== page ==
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June 20, 1997     Cape Gazette
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June 20, 1997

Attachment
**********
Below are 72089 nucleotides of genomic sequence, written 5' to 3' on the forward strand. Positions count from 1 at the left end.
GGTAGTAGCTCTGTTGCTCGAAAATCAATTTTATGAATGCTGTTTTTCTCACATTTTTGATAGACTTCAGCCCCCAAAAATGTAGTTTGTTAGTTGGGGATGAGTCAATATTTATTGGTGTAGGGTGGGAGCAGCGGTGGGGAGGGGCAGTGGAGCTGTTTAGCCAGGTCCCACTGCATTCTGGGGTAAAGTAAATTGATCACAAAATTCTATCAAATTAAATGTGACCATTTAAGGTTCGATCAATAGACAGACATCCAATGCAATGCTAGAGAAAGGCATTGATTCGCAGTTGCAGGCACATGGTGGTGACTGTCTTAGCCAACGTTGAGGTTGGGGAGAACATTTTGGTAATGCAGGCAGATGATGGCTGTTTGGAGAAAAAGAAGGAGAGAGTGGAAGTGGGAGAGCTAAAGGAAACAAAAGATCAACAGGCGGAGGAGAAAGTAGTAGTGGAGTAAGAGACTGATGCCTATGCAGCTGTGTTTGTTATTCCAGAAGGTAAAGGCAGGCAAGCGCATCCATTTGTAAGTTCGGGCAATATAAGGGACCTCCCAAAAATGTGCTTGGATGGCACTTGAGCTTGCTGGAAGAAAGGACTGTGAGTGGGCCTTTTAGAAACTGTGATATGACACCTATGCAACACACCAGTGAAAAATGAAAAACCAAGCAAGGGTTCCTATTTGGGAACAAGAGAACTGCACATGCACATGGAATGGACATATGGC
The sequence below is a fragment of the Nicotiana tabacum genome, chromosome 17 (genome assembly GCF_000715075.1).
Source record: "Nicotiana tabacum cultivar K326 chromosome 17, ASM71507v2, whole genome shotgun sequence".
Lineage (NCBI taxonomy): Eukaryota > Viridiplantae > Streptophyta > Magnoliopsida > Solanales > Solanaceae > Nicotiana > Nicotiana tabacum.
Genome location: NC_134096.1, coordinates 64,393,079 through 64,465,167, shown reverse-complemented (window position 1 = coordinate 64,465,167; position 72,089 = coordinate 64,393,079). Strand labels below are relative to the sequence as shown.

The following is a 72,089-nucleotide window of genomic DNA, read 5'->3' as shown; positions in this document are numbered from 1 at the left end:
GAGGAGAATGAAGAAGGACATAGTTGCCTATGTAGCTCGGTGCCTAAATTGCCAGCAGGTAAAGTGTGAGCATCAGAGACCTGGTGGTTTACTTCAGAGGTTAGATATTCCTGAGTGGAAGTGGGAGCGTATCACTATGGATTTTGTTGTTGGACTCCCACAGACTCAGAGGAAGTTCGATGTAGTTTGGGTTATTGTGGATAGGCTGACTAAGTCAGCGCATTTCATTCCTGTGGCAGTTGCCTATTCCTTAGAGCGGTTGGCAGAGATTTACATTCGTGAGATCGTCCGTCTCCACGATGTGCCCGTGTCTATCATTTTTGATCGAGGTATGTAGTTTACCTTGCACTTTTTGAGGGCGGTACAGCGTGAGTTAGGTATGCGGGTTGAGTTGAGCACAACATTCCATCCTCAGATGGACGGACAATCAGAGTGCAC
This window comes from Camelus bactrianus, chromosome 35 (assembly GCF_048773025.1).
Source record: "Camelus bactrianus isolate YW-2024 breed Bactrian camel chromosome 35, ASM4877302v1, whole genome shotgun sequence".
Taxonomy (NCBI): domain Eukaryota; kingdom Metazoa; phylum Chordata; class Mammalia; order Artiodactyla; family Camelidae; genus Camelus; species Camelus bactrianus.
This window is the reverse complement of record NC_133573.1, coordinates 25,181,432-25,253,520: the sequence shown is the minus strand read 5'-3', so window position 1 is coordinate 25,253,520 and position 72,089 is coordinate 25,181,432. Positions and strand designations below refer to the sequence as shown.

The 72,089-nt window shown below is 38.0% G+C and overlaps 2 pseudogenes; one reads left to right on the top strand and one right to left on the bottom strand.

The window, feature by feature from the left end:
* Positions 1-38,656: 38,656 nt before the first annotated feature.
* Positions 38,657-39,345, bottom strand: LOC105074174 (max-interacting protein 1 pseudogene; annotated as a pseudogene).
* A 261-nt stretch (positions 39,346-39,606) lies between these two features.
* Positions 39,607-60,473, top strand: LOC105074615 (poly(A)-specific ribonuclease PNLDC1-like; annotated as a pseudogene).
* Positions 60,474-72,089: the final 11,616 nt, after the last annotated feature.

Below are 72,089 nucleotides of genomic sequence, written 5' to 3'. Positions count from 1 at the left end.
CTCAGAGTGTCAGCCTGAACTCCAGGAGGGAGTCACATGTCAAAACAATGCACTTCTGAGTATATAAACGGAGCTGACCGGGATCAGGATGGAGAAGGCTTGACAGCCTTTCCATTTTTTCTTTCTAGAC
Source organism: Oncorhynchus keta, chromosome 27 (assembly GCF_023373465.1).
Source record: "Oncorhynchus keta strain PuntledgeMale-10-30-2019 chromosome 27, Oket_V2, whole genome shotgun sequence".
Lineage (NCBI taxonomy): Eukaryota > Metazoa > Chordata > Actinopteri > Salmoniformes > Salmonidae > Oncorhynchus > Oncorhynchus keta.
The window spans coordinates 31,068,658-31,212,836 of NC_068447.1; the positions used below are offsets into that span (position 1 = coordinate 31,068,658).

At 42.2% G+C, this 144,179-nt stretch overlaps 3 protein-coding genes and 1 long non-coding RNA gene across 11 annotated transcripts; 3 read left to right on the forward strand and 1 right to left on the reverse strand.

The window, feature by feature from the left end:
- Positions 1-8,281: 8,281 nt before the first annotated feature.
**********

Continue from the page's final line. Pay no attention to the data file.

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20 - CAPE GAZETTE, Friday, June 20 - June 26, 1997 Adult autistics struggle with their future in Sussex By Kerry Kester Parents of children with autism met with several legislators Mon- day, June 9, to request residential and sheltered workshop services in Sussex County. Prompted by the graduation of her grandson Todd Suzuki, 21, Gwen McLaughlin rallied parents of special education children to meet with the legislators at the Sussex Consortium, so the law- makers could advise them of the limited or lack of services in the southern part of the state. On hand for the meeting with approximately 40 people were Sen. George Bunting, (D-Bethany Beach); Rep. Shirley Price, (D- Millville); and Sen. Bob Voshell, (D-Milford), all of whom offered support after learning about the plight of Sussex County autistics and their families. McLaughlin first discovered the limited services in the county when her grandson graduated from the Sussex Consortium and became ready for work. Often, young people with Suzuki's men- tal handicap must seek employ- ment through job coaches and in sheltered environments. They may also leave their homes to live in group homes, where they re- ceive the one-on-one attention they need. "Now we're at the point where Todd becomes an adult and needs to go to work...and become a pro- ductive citizen. I found absolutely nothing here. "The group homes that we have available are in New Castle Coun- ty, and the ones they have are all full," said McLaughlin. Her op- tion now, she said, is to utilize those services that are locally available, such as through agen- cies like Easter Seals, but that will limit Suzuki's independence and productivity level. "This is not what we want for our children," said McLaughlin. "If he can produce, let him pro- duce. For too long in this country, we've taken the disabled into our homes and hidden them. He may have a handicap, but he can work." McLaughlin said that one of her biggest fears, as the primary care- taker of her grandson, is that she and her husband will die, leaving no one to take care of or watch over her grandson. She is 67, and her husband is 77. "There's no guarantee we're going to be here tomorrow," she said. AU('TI()N Issue is two-fold In an attempt to clarify some of the needs he was familiar with as it pertained to special education, Kris Battaglini, psychologist, ex- plained that there are needs for both the under and the over 21- year-old population. The issues include education as well as resi- dential facilities. "It's not just an issue of one-to- one," said Battaglini. Residential services can help with respite care for families as well as lead toward sheltered living and working envi- ronments. Educational facilities, he said, need to provide for the autistics' needs. Most autistics, he said, can't cope well with large groups or noises. Residential facility models, he said, generally have between four and six beds, and rarely - if ever - have more than eight. The Delaware Autistic Program is comprised of service facilities in each of the three counties. Sus- sex County has the Sussex Ele- mentary Consortium, Kent Coun- ty has Charlton School, and the Christina School District houses the Jenny Smith School, a residen- tial facility for children under 21. There are several adult residen- tial homes through the Delaware Autistic Program, but because need has been less in Sussex County, the facilities are in New Castle County. The Division of Mental Retardation, Delaware Health and Social Services (DHSS), often coordinates ser- vices for the handicapped through private organizations. "Right now we have group homes in Kent and Sussex for people with a variety of disabili- ties," said Margaret Haas, transi- tion coordinator for community mental health programs at DHSS. "We don't have anything in Kent and Sussex for just an autistic population. Right now we're try- ing to absorb those individuals in- to programs we have now." Most of those programs, she ex- plained, are contracted with other agencies. "Right now, the agen- cies are not set up to do one-on- one training." However, she said, she knows the need is increasing for a downstate facility. "I don't think up until this year that it was a problem. Now, one to two individuals per year, for the next five years, will need group home transitional placement," said Haas. "They do develop other homes as the need arises," she said, but thus far those have been in New Castle County. Legislators to act All three of the legislators who met with the parents were visibly touched by the stories parents shared about their lives with ands- tic children. Most of the parents who spoke about their family lives became tearful or choked as they explained the 24-hours-a-day, seven-days-a-week care their chil- dren needed. Kelly Rice, the mother of a sev- en-year-old autistic son Michael, encouraged legislators to also think in terms of the strain on fam- ilies when they contemplated the issue. Residential facilities could provide families with respite. At only 48 pounds, said Rice, her son can be hard to handle. "What will I do when he weighs 150 pounds? I can't tell you how when I go to bed I worry about my little boy when he's 21 or 31." The issue of providing more services, she said, is not going to be a one child per year issue. "This is going to be a five child per year issue, a 10 child per year issue.' One mother told how she was forced to quit her job. She, the mother of twin sons, one of whom is autistic, lost very much needed support when the other twin went to Bosnia. "There are no services for parents who have to work," she said through her tears. A father of a five-year-old said that he attended the meeting to beg for more services, because his family was in danger of falling apart. His wife, he said, could not work outside the home, but the strain of constant attention to their special needs child was unbear- able. From across the room, his wife stood, then tried to explain the family's struggle. She wept and said she just didn't know how much longer she could take it. "Autistic people are routine people," said Larry McLaughlin. "They must have routine. A change in their life for one day af- fects these people." The need for highly trained personnel to staff facilities would be critical, there- fore, to their success, he said. "I'm committed to putting our heads see what we can do," said Price. Bunting, although committed to attempting to get funding to de- velop both a residential facility for younger students, perhaps near Howard T. Ennis School in Georgetown, as well as a group home with sheltered workshop options for those over 21, is con- cerned that the request came too late in the legislative term. The budgei, he said, is already prepared for the session that ends on June 30. "We've got to have some hard numbers," said Bunting, who requested Haas try to pull statistics together as quick- ly as possible. "We want to go with something concrete so we can win," said Bunting during the meeting. Lat- er, during an interview, Bunting said he believes there may be some funding available, but time is of the essence. Voshell, said Bunting, is spear- heading efforts in the legislature. A key point Voshell made during the meeting was that developing programs in Sussex County would also ease a bit of the service bur- den in New Castle County, where several Sussex County autistics live in group homes or attend spe- cial schools. The data Haas has collected since the meeting on Monday shows that there are 56 autistic students in the Sussex Consortium and 32 in the Kent facility. Of those in the Sussex County school, one graduated this year ALSO SELLING AT THIS AUCTION: grateful we are that the consor- with a need for continued, inten- tium is here...but every, ni,ht sNe suooort. ..... _ . __ ,s -- - -7 L ..,k; Lawmakers listen intently as they hear the plight of fami- lies whose autistic children have limited services available in Sussex County. Shown (l-r) are Rep. Shirley Price (D-Mil- lville), Sen. George Bunting (D-Bethany Beach) and Sen. Bob Voshell (D-Milford). There are four others, she said, coming up behind him. One will graduate next year, another the following year, and then the num- bers increase. "At least 50 percent of [the group] will become Divi- sion of Mental Retardation eligi- ble," said Haas. She noted that not all autistics are mentally retarded or at low functioning levels. Residential services, she said, are for those with a maximum of a 75 Intelli- gence Quotient (IQ) plus autism. Group homes available for those students depends entirely on the severity of their disabilities. Bunting said he, along with all of the other Sussex County legis- lators; will evaluate the data pro- vided by DHSS. He said despite the problem of the timing and the completed state budget proposal, the legislators are committed to finding funding for the autistics as soon as possible. As of Thursday, June 19, said Voshell, plans were in the works, through the Division of Mental Retardation (DMR). "We are working on trying to develop some services for those families - closer to where they live," said William Love, DMR director. "We hope to do that by the end of the year." Love said under exploration now is opening a four-bed facility that could possibly open by the end of the year. The division al- ready has funding budgeted, he said. Cost for staffing and general operating expenses, he said, could be in the range of $300,000 per year. The state would contract the services with a private prOvider. "We want to support their needs now, as well as in the future," said Love. The four-bed facility, he explained, could be expanded as need increased, providing the budget could support an expan- sion. Sussex East plans 224-unit expansion Sussex East has proposed a 224-1ot addition to its existing manufac- tured home park on Route 9, just west of Five Points. Plans call for 224 additional lots, a community building and amenities. "We feel it is go- ing to be a benefit to the area or we would not do it," said Steve Class of Colonial East and Sussex East. Class said there is a need for more man- ufactured home lots in the area. "We have had a lot of demand," he said. "There are no available spaces." Sussex County Council introduced the conditional use request at its June I0 meeting. No date has been set for a hearing on the conditional use request. Class said this will provide af- fordable housing and said they are anxious to get approval and begin construction on the expansion. He said an existing farmhouse on the site is expected to remain and said there will be a number of amenities for residents. PANORAMIC OCEAN BEACH TOWNHOME Ocean Sands Condominiums - Dewey Beach, DE TUES., JULY 1 * 11 A.M, 3 BR, 2.5 BA, fully furnished unit with fireplace & 1,545 sq. ft. on three levels, each of which has a walk-on-deck with very good ocean views from the sec- ond and third levels. Leased: May 23rd thru Sept. 30th for $13,020 less 12% realtor commission. Rental income prorated as of the date of closing. Tenants pay all utilities. Inspection: Mon., June 23 & Mon., June 30, 1:00 to 4:00 p.m. each day. 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